And:

    Substitute (1) in (2):

    \begin{align} 2(3x)+5x&=11 \\ 6x+5x&=11 \\ 11x&=11 \\ \therefore x &=1 \end{align}

    Substitute in (1):

    \begin{align} y&=3(1) \\ &= 3 \end{align}

    Answer: and

  2. and

    \begin{align} y+x&=7\\ y&=-x+7\phantom{00} \dots (1) \end{align}

    And:

    Substitute (1) in (2):

    \begin{align} 2x-2(-x+7)&=6 \\ 2x+2x-14&=6 \\ 4x&=20 \\ \therefore x &=5 \end{align}

    Substitute in (1):

    \begin{align} y&=-5+7 \\ &= 2 \end{align}

    Answer: and

  3. and

    \begin{align} y-3x&=4\\ y&=3x+4\phantom{00} \dots (1) \end{align}

    And:

    Substitute (1) in (2):

    \begin{align} 5(3x+4)-6x&=2 \\ 15x+20-6x&=2 \\ 9x&=2-20 \\ 9x&=-18x\\ \therefore x &=-2 \end{align}

    Substitute in (1):

    \begin{align} y&=3(-2)+4 \\ &= -6+4\\ &=-2 \end{align}

    Answer: and

  4. and

    \begin{align} x-4y&=3\\ x&=3+4y\phantom{00} \dots (1) \end{align}

    And:

    Substitute (1) in (2):

    \begin{align} 2(3+4y)+y&=15 \\ 6+8y+y&=15 \\ 9y&=15-6 \\ 9y&=9\\ \therefore y &=1 \end{align}

    Substitute in (1):

    \begin{align} x&=3+4(1) \\ &= 3+4\\ &=7 \end{align}

    Answer: and

  5. and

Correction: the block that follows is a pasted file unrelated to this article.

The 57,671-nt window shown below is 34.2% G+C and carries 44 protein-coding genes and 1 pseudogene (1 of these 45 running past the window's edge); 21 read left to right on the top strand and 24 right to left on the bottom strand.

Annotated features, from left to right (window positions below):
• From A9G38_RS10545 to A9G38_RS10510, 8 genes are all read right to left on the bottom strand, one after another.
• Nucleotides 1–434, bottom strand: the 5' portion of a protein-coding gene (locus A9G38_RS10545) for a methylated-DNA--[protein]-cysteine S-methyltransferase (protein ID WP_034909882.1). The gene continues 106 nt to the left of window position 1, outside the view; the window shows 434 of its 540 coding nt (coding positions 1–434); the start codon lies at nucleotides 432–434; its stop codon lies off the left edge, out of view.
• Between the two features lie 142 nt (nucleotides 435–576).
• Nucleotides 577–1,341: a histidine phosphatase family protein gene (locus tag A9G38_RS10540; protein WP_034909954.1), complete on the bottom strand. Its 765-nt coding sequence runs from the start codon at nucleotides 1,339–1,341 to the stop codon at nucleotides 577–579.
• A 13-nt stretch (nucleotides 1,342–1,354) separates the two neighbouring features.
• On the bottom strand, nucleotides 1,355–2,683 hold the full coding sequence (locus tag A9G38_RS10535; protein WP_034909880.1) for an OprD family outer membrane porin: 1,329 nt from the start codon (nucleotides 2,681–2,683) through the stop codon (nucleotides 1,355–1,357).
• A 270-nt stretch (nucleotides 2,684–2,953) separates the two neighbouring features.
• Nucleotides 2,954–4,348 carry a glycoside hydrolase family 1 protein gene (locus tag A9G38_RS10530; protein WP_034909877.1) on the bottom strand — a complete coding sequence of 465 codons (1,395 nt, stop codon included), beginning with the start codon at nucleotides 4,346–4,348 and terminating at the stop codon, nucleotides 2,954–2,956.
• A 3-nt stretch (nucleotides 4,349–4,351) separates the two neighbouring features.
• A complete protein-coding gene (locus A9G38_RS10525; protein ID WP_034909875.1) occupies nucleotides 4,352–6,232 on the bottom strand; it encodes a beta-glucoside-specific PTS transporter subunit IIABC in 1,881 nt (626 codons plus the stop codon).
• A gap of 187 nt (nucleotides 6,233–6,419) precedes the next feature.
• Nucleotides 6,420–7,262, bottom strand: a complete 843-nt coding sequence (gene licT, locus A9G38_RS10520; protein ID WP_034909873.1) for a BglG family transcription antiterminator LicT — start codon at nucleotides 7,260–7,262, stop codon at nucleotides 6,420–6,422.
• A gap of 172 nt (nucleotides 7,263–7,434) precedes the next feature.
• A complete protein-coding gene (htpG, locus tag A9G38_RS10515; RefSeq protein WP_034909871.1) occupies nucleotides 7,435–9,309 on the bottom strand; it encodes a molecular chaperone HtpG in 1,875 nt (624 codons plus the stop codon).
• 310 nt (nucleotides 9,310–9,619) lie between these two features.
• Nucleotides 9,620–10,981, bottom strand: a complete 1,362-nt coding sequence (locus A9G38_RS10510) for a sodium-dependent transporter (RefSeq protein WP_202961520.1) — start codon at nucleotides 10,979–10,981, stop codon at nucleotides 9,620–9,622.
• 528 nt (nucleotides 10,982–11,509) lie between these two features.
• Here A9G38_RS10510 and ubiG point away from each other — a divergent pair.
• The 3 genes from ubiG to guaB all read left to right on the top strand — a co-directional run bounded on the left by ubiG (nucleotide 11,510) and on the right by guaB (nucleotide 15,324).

\begin{align} 7y-x&=1\\ -x&=1-7y \\ x&=-1+7y\phantom{00} \dots (1) \end{align}

    And:

    Substitute (1) in (2):

    \begin{align} 13y-2(-1+7y)&=1 \\ 13y+2-14y&=1 \\ -y&=1-2 \\ -y&=-1\\ \therefore y &=1 \end{align}

    Substitute in (1):

    \begin{align} x&=-1+7(1) \\ &= -1+7\\ &=6 \end{align}

    Answer: and

  6. and

    \begin{align} 2x+y&=12\\ y&=12-2x \phantom{00} \dots (1) \end{align}

    And:

    Substitute (1) in (2):

    \begin{align} 1-3x&=-7(12-2x) \\ 1-3x&=-84+14x \\ -3x-14x&=-84-1 \\ -17x&=-85\\ \therefore x &=5 \end{align}

    Substitute in (1):

    \begin{align} y&=12-2(5) \\ &= 12-10\\ &=2 \end{align}

    Answer: and

  7. and

    \begin{align} 2x+2y&=12\\ 2x&=12-2y \\ x&=6-y\phantom{00} \dots (1) \end{align}

    And:

    Substitute (1) in (2):

    \begin{align} 3y-3(6-y)&=6 \\ 3y-18+3y&=6 \\ 6y&=6+18 \\ 6y&=24\\ \therefore y &=4 \end{align}

    Substitute in (1):

    \begin{align} x&=6-4 \\ &=2 \end{align}

    Answer: and

  8. and

    \begin{align} 9&=3x-3y\\ 3y&=3x-9 \\ y&=x-3\phantom{00} \dots (1) \end{align}

    And:

    Substitute (1) in (2):

    \begin{align} 2x+3(x-3)&=4 \\ 2x+3x-9&=4 \\ 5x&=4+9 \\ 5x&=13\\ \therefore x &=\frac{13}{5} \end{align}